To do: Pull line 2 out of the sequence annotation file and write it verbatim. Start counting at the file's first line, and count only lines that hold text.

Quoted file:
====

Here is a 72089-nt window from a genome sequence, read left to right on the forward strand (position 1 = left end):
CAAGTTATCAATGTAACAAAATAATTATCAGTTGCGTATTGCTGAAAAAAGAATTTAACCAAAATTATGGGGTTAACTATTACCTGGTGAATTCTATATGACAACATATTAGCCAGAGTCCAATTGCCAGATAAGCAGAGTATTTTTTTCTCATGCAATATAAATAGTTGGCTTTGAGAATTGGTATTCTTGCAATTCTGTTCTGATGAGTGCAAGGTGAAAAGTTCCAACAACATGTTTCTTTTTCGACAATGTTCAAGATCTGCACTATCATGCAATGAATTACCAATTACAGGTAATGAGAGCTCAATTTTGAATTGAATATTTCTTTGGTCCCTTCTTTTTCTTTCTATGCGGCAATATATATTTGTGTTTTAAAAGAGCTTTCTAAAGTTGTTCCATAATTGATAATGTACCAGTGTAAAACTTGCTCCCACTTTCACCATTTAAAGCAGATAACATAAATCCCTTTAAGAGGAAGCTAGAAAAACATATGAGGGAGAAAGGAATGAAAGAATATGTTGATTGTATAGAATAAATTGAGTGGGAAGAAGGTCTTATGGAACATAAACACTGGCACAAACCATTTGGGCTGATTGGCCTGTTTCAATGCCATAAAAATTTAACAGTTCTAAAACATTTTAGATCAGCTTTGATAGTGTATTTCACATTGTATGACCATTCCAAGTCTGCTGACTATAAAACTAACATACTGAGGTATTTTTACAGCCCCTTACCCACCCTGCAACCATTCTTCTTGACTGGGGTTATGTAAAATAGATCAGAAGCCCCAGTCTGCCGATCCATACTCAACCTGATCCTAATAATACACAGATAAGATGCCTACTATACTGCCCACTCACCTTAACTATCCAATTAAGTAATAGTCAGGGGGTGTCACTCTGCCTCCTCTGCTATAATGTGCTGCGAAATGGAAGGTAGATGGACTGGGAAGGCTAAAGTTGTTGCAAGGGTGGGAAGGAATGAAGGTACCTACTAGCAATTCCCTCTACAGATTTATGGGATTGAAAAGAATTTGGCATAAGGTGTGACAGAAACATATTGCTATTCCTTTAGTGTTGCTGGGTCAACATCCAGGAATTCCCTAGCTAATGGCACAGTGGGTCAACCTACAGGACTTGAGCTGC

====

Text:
CAAGTTATCAATGTAACAAAATAATTATCAGTTGCGTATTGCTGAAAAAAGAATTTAACCAAAATTATGGGGTTAACTATTACCTGGTGAATTCTATATGACAACATATTAGCCAGAGTCCAATTGCCAGATAAGCAGAGTATTTTTTTCTCATGCAATATAAATAGTTGGCTTTGAGAATTGGTATTCTTGCAATTCTGTTCTGATGAGTGCAAGGTGAAAAGTTCCAACAACATGTTTCTTTTTCGACAATGTTCAAGATCTGCACTATCATGCAATGAATTACCAATTACAGGTAATGAGAGCTCAATTTTGAATTGAATATTTCTTTGGTCCCTTCTTTTTCTTTCTATGCGGCAATATATATTTGTGTTTTAAAAGAGCTTTCTAAAGTTGTTCCATAATTGATAATGTACCAGTGTAAAACTTGCTCCCACTTTCACCATTTAAAGCAGATAACATAAATCCCTTTAAGAGGAAGCTAGAAAAACATATGAGGGAGAAAGGAATGAAAGAATATGTTGATTGTATAGAATAAATTGAGTGGGAAGAAGGTCTTATGGAACATAAACACTGGCACAAACCATTTGGGCTGATTGGCCTGTTTCAATGCCATAAAAATTTAACAGTTCTAAAACATTTTAGATCAGCTTTGATAGTGTATTTCACATTGTATGACCATTCCAAGTCTGCTGACTATAAAACTAACATACTGAGGTATTTTTACAGCCCCTTACCCACCCTGCAACCATTCTTCTTGACTGGGGTTATGTAAAATAGATCAGAAGCCCCAGTCTGCCGATCCATACTCAACCTGATCCTAATAATACACAGATAAGATGCCTACTATACTGCCCACTCACCTTAACTATCCAATTAAGTAATAGTCAGGGGGTGTCACTCTGCCTCCTCTGCTATAATGTGCTGCGAAATGGAAGGTAGATGGACTGGGAAGGCTAAAGTTGTTGCAAGGGTGGGAAGGAATGAAGGTACCTACTAGCAATTCCCTCTACAGATTTATGGGATTGAAAAGAATTTGGCATAAGGTGTGACAGAAACATATTGCTATTCCTTTAGTGTTGCTGGGTCAACATCCAGGAATTCCCTAGCTAATGGCACAGTGGGTCAACCTACAGGACTTGAGCTGC